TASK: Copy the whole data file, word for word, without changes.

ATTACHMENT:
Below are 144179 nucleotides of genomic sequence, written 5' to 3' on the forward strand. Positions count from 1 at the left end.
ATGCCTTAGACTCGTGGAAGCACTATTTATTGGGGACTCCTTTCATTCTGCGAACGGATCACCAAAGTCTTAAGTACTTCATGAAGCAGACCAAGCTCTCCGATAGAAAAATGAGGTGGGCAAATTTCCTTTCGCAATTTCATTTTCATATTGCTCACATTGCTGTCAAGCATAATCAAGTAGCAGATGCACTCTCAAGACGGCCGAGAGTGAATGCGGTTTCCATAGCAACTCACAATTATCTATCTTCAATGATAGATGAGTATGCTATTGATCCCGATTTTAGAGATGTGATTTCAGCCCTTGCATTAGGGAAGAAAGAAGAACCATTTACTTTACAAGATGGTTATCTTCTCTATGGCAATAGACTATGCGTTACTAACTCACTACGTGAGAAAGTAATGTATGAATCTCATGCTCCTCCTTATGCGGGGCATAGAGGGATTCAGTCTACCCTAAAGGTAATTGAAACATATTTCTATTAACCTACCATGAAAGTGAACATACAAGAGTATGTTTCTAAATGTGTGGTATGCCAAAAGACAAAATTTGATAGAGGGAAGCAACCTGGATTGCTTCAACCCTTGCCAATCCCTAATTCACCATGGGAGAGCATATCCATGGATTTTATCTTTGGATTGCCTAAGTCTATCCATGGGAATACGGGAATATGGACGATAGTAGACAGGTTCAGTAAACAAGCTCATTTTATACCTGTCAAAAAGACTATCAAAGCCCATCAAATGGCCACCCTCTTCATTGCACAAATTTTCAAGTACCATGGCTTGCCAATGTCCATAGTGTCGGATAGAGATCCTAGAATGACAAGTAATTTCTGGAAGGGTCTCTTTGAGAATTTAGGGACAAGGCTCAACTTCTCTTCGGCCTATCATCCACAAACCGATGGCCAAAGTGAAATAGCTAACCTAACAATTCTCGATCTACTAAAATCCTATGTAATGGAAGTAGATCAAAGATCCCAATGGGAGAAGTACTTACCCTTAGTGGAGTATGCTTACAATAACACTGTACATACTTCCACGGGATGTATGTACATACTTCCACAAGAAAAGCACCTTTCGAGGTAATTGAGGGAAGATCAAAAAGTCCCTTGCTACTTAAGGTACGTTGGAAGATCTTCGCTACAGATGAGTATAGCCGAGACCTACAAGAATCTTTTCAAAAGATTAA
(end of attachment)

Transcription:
Below are 144179 nucleotides of genomic sequence, written 5' to 3' on the forward strand. Positions count from 1 at the left end.
ATGCCTTAGACTCGTGGAAGCACTATTTATTGGGGACTCCTTTCATTCTGCGAACGGATCACCAAAGTCTTAAGTACTTCATGAAGCAGACCAAGCTCTCCGATAGAAAAATGAGGTGGGCAAATTTCCTTTCGCAATTTCATTTTCATATTGCTCACATTGCTGTCAAGCATAATCAAGTAGCAGATGCACTCTCAAGACGGCCGAGAGTGAATGCGGTTTCCATAGCAACTCACAATTATCTATCTTCAATGATAGATGAGTATGCTATTGATCCCGATTTTAGAGATGTGATTTCAGCCCTTGCATTAGGGAAGAAAGAAGAACCATTTACTTTACAAGATGGTTATCTTCTCTATGGCAATAGACTATGCGTTACTAACTCACTACGTGAGAAAGTAATGTATGAATCTCATGCTCCTCCTTATGCGGGGCATAGAGGGATTCAGTCTACCCTAAAGGTAATTGAAACATATTTCTATTAACCTACCATGAAAGTGAACATACAAGAGTATGTTTCTAAATGTGTGGTATGCCAAAAGACAAAATTTGATAGAGGGAAGCAACCTGGATTGCTTCAACCCTTGCCAATCCCTAATTCACCATGGGAGAGCATATCCATGGATTTTATCTTTGGATTGCCTAAGTCTATCCATGGGAATACGGGAATATGGACGATAGTAGACAGGTTCAGTAAACAAGCTCATTTTATACCTGTCAAAAAGACTATCAAAGCCCATCAAATGGCCACCCTCTTCATTGCACAAATTTTCAAGTACCATGGCTTGCCAATGTCCATAGTGTCGGATAGAGATCCTAGAATGACAAGTAATTTCTGGAAGGGTCTCTTTGAGAATTTAGGGACAAGGCTCAACTTCTCTTCGGCCTATCATCCACAAACCGATGGCCAAAGTGAAATAGCTAACCTAACAATTCTCGATCTACTAAAATCCTATGTAATGGAAGTAGATCAAAGATCCCAATGGGAGAAGTACTTACCCTTAGTGGAGTATGCTTACAATAACACTGTACATACTTCCACGGGATGTATGTACATACTTCCACAAGAAAAGCACCTTTCGAGGTAATTGAGGGAAGATCAAAAAGTCCCTTGCTACTTAAGGTACGTTGGAAGATCTTCGCTACAGATGAGTATAGCCGAGACCTACAAGAATCTTTTCAAAAGATTAA